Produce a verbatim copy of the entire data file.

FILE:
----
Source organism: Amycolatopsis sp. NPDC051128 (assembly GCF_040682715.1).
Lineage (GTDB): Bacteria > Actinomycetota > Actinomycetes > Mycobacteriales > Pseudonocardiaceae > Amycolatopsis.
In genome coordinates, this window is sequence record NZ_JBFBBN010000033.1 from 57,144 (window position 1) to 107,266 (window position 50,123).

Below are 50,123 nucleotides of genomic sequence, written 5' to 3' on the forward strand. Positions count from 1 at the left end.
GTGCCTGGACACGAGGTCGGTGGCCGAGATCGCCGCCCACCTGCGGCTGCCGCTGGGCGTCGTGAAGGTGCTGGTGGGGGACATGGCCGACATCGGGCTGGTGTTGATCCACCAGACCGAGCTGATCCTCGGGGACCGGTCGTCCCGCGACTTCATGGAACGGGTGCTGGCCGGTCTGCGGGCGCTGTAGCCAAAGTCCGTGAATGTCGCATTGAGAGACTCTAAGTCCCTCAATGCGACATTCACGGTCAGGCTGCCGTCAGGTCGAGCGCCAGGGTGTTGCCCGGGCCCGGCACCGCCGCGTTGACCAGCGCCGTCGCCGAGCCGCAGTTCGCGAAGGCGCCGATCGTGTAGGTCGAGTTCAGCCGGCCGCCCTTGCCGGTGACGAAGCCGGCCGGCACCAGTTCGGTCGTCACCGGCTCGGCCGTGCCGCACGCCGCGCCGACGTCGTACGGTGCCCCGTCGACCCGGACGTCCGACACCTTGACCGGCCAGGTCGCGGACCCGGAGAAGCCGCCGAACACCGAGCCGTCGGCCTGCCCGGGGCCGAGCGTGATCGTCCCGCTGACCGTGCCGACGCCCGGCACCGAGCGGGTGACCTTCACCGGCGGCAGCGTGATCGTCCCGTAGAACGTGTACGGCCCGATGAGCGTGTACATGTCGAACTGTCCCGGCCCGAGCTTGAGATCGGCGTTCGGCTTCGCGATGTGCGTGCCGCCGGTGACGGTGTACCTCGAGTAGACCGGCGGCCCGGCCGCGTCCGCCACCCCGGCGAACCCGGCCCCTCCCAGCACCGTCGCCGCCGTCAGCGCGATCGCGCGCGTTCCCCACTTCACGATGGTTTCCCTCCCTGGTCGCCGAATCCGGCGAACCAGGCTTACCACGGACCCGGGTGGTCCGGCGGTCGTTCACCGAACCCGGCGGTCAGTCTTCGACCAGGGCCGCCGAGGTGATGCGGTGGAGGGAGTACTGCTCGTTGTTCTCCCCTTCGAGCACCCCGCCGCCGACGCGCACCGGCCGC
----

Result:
Source organism: Amycolatopsis sp. NPDC051128 (assembly GCF_040682715.1).
Lineage (GTDB): Bacteria > Actinomycetota > Actinomycetes > Mycobacteriales > Pseudonocardiaceae > Amycolatopsis.
In genome coordinates, this window is sequence record NZ_JBFBBN010000033.1 from 57,144 (window position 1) to 107,266 (window position 50,123).

Below are 50,123 nucleotides of genomic sequence, written 5' to 3' on the forward strand. Positions count from 1 at the left end.
GTGCCTGGACACGAGGTCGGTGGCCGAGATCGCCGCCCACCTGCGGCTGCCGCTGGGCGTCGTGAAGGTGCTGGTGGGGGACATGGCCGACATCGGGCTGGTGTTGATCCACCAGACCGAGCTGATCCTCGGGGACCGGTCGTCCCGCGACTTCATGGAACGGGTGCTGGCCGGTCTGCGGGCGCTGTAGCCAAAGTCCGTGAATGTCGCATTGAGAGACTCTAAGTCCCTCAATGCGACATTCACGGTCAGGCTGCCGTCAGGTCGAGCGCCAGGGTGTTGCCCGGGCCCGGCACCGCCGCGTTGACCAGCGCCGTCGCCGAGCCGCAGTTCGCGAAGGCGCCGATCGTGTAGGTCGAGTTCAGCCGGCCGCCCTTGCCGGTGACGAAGCCGGCCGGCACCAGTTCGGTCGTCACCGGCTCGGCCGTGCCGCACGCCGCGCCGACGTCGTACGGTGCCCCGTCGACCCGGACGTCCGACACCTTGACCGGCCAGGTCGCGGACCCGGAGAAGCCGCCGAACACCGAGCCGTCGGCCTGCCCGGGGCCGAGCGTGATCGTCCCGCTGACCGTGCCGACGCCCGGCACCGAGCGGGTGACCTTCACCGGCGGCAGCGTGATCGTCCCGTAGAACGTGTACGGCCCGATGAGCGTGTACATGTCGAACTGTCCCGGCCCGAGCTTGAGATCGGCGTTCGGCTTCGCGATGTGCGTGCCGCCGGTGACGGTGTACCTCGAGTAGACCGGCGGCCCGGCCGCGTCCGCCACCCCGGCGAACCCGGCCCCTCCCAGCACCGTCGCCGCCGTCAGCGCGATCGCGCGCGTTCCCCACTTCACGATGGTTTCCCTCCCTGGTCGCCGAATCCGGCGAACCAGGCTTACCACGGACCCGGGTGGTCCGGCGGTCGTTCACCGAACCCGGCGGTCAGTCTTCGACCAGGGCCGCCGAGGTGATGCGGTGGAGGGAGTACTGCTCGTTGTTCTCCCCTTCGAGCACCCCGCCGCCGACGCGCACCGGCCGC